Asynchronous Training Solutions
“The key to success in an online classroom is not which technologies are used, but how they are used and what information is communicated using the technologies” (Simonson, Smaldino, Albright & Zvacek, 2012). In choosing appropriate technologies for a given instructional situation it is important to “1. Assess appropriate technology for online instruction 2.Determine the learning outcomes 3. Identify learning experiences and match each to the most appropriate available technology, and 4. Prepare the learning experience for online delivery.” (Simonson et al, 2012).
In order to improve a poor safety record for a biodiesel manufacturing plant which needs stand-alone training on best practices for safely operating heavy machinery, a training module using a robust CMS that offers a visual, interactive presentation of information, videos, practice activities, self-assessment and a final assessment, as well as ongoing challenges would be beneficial. After presenting a video scenario of a common workplace hazard with an unfinished ending, participants would use the discussion board offered in the CMS, or use a wiki or blog to discuss their suggestions for resolving the unfinished scenario in the video. Participants would be expected to support their suggested solutions with their experiences and outside resources and examples. Because these are adult learners, tapping into their experiences is important, as is providing a platform for sharing of ideas, experiences, and learning because “interaction is essential” (Simonson, 2012).
Participants would also benefit from participating in a branched activity using Articulate or a similar tool, in which participants could choose their own resolutions for various scenarios and see the outcomes of those solutions. Being able to branch forward or backward allows differentiated learning to better meet the needs of the participants. If the outcomes are unsatisfactory, participants can redo the situations until satisfactory outcomes are achieved. Participants can practice matching appropriate safe work place habits with each scenario. Participants can redo the activity as many times as they would like until they reach standard, and/or feel confident.
The use of asynchronous discussions via a discussion board in the CMS, video presentations and branched multi-media presentations that allow participants to practice in a safe environment, helps participants gain confidence in safe practices for the biodiesel manufacturing plant. Articulate will be a useful tool in designing interactive, learner controlled, training. Here is a link to a branched scenario using Articulate to demonstrate its effectiveness in engagement, participant control, and immediate feedback. http://demos.articulate.com/showcase/sales_orientation/story.html. I am including a second example because of the different nature of the training, and the tools and visuals used instead of animation in this second example. http://demos.articulate.com/showcase/pandemic_flu/story.html The use of branched activities is important in order to “apply knowledge and practice skills relevant to the situation…analyze, identify issues, solve problems and formulate strategies, learn by completing structured learning activities which resemble the challenges they are likely to face in the real world” (Scivally, 2013).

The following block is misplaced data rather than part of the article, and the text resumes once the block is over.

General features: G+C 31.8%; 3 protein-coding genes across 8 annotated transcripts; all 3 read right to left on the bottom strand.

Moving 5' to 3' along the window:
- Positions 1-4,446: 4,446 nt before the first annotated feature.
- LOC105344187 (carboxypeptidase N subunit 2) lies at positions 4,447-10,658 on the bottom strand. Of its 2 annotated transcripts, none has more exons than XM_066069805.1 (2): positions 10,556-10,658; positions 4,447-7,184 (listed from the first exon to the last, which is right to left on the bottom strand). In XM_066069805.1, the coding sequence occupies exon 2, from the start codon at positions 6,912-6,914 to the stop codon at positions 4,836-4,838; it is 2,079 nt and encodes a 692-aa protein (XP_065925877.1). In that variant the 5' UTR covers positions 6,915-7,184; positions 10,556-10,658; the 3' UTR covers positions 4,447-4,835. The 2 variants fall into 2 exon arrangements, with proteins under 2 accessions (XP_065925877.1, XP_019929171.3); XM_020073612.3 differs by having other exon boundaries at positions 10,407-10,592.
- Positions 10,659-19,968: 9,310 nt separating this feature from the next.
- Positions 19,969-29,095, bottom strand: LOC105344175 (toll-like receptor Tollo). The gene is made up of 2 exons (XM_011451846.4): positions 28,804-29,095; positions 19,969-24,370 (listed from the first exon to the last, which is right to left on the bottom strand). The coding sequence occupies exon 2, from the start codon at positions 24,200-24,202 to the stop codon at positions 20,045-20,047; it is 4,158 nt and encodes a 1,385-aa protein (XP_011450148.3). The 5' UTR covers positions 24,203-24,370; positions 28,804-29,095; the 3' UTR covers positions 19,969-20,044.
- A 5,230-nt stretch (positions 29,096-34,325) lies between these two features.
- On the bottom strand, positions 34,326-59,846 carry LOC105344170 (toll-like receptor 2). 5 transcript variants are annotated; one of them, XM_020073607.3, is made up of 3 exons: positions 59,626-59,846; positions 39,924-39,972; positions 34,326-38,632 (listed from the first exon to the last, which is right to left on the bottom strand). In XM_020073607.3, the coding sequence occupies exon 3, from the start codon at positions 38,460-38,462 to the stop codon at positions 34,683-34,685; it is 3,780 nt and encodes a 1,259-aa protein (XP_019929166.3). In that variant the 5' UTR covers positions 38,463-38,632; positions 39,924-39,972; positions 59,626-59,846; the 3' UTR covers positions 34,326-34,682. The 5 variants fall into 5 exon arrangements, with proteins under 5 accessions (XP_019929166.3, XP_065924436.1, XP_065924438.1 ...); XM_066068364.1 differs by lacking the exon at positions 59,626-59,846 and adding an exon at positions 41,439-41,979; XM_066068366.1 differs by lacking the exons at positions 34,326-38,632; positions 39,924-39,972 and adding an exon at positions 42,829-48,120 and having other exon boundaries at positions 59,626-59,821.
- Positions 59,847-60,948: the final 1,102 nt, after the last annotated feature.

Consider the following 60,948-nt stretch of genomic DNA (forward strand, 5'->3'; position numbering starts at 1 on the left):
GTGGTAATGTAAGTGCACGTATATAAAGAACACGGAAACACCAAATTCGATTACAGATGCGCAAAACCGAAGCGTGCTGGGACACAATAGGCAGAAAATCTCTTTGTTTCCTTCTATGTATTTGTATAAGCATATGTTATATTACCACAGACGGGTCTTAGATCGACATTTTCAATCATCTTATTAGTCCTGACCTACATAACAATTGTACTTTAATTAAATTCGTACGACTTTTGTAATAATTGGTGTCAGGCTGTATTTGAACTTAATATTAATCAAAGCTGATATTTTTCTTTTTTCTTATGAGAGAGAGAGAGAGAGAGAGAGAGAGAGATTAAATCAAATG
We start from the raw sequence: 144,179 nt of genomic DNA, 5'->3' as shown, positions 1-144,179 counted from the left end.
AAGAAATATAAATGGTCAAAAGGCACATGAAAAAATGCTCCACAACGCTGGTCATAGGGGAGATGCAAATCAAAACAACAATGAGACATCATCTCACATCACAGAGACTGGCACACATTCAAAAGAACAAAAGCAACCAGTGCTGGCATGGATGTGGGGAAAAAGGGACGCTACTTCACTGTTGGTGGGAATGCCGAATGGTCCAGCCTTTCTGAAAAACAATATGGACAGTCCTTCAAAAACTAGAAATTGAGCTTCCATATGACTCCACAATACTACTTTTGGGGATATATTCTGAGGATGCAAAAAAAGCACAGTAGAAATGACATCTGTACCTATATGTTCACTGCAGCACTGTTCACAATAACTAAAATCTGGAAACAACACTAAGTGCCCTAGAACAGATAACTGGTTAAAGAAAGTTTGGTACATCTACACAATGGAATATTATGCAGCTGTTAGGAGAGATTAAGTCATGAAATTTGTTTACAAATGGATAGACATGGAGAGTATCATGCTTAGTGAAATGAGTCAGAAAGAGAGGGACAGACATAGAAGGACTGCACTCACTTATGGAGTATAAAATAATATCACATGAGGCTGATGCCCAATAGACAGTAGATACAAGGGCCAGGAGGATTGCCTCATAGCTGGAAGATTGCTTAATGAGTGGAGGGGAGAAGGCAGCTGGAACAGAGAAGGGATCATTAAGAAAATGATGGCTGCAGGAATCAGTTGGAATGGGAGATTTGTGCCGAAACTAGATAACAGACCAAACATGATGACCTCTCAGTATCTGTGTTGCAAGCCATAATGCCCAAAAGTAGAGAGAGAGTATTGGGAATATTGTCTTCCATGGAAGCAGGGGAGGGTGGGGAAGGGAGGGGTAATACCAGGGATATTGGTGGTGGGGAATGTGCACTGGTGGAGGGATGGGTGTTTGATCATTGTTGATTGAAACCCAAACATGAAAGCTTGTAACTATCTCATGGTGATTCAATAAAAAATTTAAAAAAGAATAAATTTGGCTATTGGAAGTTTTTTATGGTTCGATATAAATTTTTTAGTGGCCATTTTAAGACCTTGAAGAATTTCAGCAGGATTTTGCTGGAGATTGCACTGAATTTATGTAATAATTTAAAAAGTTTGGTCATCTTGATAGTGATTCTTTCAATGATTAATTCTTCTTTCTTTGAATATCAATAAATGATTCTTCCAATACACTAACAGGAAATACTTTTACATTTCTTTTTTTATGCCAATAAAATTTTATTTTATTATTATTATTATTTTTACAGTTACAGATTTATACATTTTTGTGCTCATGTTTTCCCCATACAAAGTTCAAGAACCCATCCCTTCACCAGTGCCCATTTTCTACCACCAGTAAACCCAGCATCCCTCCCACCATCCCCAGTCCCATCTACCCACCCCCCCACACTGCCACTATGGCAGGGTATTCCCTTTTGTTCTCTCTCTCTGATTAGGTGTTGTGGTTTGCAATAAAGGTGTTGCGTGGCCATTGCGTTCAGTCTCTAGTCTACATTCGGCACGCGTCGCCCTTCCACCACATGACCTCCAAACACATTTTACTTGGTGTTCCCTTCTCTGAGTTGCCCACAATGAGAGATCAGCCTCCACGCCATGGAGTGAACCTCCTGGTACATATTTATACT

Camstudio is another helpful tool for creating videos and screencasts for educational purposes. By blending Camtasia and Captivate, Anderson (2007), states you get the best of both worlds. “Camtasia for your narrated ‘show me’ demonstrations; and, Captivate for your ‘you try’ simulations” (Anderson, 2007). Here is a link to an example using Adobe Captivate http://www.iconlogic.com/media/elearning-samples/C4_Animation_v6.swf. This activity is controlled by the learner, is visual and matches the medium to the content (Simonson, 2012).
Anderson, D. (2007). Captivate vs. Camtasia: blend for best of both worlds. [blog post]. Retrieved from http://multimedialearning.com/captivate-vs-camtasia-blend-for-best-of-both-worlds/
Hanover Research Council (2009). Best practices in online teaching. Retrieved from http://www.uwec.edu/AcadAff/resources/edtech/upload/Best-Practices-in-Online-Teaching-Strategies-Membership.pdf%5D.
Iconlogic.com, (n.d) Elearning samples. Retrieved from http://www.iconlogic.com/consulting-development-design/elearning-samples.html
Kuhlmann, T. (2008, March 25) Motivate your learners with these 5 simple tips.[blog post]. Retrieved from http://www.articulate.com/rapid-elearning/motivate-your-learners-with-these-5-simple-tips/
Kuhlmann, T. (2009, July 14). Build branched e-learning scenarios in three simple steps. [blog post]. Retrieved from http://www.articulate.com/rapid-elearning/build-branched-e-learning-scenarios-in-three-simple-steps/
Scivally, A., (2013,October 16). 8 effective scenario ideas for instructional designers.[blog post]. Retrieved from http://elearningbrothers.com/8-effective-scenario-ideas-for-instructional-designers/
Chyung, S. (2007, August 27) Learning object-based e-learning: Content design, methods, and tools [blog post]. Retrieved from http://www.learningsolutionsmag.com/articles/162/learning-object-based-e-learning-content-design-methods-and-tools/page3
Simonson, M., Smaldino, S., Albright, M., & Zvacek, S. (2012). Teaching and learning at a distance: Foundations of distance education (5th ed.) Boston, MA: Pearson.